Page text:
Structural Integrity in Furniture Repair and Restoration

The structural integrity of a piece of fine furniture is critical for a successful restoration project, but it must be done with careful attention to period methods and materials. Furniture restoration specialists are well-versed in the use of period specific tools and methods of repair.

Structural integrity refers to the ability of the piece of furniture to function as designed. A chair should be stable enough to be sat upon; a chest with drawers should have drawers that slide in and out. With the majority of damage to fine furniture being from water, smoke, light, humidity damage, and knocking around, the structural elements that usually need attention are joints, corners, veneers, and other design elements that were attached using glues.

Fine furniture craftsmen learn period construction and repair techniques using authentic tools and materials. There are a number of living history museums and farms, as well as fine furniture making schools, that teach authentic period restoration using tools and materials available during a particular historical period. The value of a piece of furniture can be decimated if structural repair is carried out with materials not appropriate to those available during the period of its making.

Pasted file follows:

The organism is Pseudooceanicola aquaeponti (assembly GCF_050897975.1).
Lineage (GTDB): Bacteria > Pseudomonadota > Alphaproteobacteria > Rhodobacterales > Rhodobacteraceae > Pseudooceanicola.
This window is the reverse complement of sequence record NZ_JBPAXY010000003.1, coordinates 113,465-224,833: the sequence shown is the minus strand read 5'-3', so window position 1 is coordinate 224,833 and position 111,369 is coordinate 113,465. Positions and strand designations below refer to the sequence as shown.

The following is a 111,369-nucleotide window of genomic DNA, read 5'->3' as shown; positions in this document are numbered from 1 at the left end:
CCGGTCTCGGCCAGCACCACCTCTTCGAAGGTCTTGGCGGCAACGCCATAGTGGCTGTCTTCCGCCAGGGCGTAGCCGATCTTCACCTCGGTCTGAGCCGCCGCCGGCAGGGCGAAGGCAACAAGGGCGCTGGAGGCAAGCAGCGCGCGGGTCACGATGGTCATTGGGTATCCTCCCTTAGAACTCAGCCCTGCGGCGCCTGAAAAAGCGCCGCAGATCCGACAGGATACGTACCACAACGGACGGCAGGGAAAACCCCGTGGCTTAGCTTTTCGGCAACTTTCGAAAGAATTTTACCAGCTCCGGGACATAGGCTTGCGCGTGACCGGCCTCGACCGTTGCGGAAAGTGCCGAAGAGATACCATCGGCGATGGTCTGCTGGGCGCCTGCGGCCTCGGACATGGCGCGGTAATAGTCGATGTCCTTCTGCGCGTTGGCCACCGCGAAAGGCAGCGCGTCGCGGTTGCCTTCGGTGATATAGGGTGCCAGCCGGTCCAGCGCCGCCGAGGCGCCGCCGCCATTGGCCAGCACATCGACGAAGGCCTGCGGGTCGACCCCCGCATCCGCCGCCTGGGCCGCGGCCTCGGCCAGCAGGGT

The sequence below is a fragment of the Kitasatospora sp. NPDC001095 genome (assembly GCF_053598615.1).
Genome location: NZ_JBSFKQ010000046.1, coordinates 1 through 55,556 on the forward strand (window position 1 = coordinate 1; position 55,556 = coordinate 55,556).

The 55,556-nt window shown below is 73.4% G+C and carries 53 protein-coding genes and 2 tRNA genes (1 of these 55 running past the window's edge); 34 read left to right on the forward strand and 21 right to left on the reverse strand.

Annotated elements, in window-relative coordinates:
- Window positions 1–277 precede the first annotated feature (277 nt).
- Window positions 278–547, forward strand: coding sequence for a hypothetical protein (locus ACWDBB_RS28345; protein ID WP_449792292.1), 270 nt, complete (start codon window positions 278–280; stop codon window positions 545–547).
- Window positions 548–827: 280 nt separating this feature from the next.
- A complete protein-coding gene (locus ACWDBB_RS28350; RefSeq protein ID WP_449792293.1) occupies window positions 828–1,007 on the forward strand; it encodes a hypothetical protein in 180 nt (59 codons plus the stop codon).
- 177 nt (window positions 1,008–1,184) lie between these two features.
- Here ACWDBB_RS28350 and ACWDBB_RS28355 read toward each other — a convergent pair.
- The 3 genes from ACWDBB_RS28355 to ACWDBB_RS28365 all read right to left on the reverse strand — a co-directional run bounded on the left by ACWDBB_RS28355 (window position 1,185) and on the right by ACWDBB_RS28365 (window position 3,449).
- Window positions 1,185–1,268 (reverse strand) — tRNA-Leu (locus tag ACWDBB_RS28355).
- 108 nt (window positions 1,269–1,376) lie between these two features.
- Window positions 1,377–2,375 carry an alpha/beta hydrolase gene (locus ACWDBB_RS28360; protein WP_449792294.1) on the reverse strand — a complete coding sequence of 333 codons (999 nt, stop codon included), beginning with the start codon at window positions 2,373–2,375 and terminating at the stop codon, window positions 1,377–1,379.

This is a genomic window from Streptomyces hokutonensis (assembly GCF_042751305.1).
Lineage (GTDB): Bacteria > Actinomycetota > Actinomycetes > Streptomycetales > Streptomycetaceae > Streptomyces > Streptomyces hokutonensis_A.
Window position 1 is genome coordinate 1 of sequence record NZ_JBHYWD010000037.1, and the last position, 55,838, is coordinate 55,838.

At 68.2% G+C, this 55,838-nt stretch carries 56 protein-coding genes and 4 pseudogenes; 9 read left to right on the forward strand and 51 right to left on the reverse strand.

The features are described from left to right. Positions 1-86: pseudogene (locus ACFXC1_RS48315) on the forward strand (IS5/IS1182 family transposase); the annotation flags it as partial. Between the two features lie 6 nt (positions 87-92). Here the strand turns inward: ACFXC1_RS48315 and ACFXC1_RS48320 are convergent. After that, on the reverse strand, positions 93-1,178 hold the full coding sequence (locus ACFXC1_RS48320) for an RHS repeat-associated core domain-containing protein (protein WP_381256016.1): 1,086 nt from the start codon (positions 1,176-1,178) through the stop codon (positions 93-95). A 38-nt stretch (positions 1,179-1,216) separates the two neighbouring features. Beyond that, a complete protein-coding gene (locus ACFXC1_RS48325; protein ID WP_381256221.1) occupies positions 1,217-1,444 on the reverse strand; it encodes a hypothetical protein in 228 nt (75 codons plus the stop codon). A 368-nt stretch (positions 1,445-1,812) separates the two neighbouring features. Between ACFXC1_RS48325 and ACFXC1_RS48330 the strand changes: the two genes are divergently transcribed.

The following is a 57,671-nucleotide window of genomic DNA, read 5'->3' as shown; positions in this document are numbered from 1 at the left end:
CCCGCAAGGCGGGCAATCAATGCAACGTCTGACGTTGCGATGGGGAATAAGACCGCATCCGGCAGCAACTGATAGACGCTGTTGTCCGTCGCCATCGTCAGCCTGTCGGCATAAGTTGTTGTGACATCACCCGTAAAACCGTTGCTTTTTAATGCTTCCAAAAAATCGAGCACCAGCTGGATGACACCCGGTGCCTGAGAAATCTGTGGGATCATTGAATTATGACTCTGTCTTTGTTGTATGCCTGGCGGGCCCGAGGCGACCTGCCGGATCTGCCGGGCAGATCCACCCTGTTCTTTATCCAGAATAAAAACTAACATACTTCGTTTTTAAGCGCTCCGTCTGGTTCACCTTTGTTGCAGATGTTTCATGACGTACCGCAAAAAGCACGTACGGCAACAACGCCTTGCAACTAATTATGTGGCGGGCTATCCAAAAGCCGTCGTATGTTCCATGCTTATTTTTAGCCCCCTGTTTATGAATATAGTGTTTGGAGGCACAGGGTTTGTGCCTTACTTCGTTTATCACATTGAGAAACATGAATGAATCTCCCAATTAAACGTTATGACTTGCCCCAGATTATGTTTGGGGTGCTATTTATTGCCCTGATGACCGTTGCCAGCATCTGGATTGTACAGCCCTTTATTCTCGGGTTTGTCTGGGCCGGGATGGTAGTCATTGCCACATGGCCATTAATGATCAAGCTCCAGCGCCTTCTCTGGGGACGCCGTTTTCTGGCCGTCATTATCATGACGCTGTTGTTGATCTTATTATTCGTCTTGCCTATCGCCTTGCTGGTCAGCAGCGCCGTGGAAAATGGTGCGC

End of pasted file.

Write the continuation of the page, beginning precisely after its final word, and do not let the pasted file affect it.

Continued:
When a piece does not have significant monetary value, and it needs restoration for structural integrity and aesthetics, fine craftsmen will still repair and restore the furniture using materials that match as closely as possible the originals. There have been some improvements in glues and wood-polymer materials, but newer materials are used only when those close to the originals are not available or appropriate to the piece.

Any structural repair that is necessary suggests that a piece of fine furniture has damaged value, as well as structural damage. Appropriate repair is necessary to retain value, but the provenance must always describe the exact nature of the damage, and materials and processes of repair. If the value of the piece is in its functional use and beauty, rather than a specific historical value, then restoration that emphasises functional use can bring a piece of fine, handmade furniture back into use for further generations.

Find out more about our furniture restoration here.

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For more information about internal & external building conservation & preservation, please visit Ravenoak. A part of the Farcroft Restorations family.

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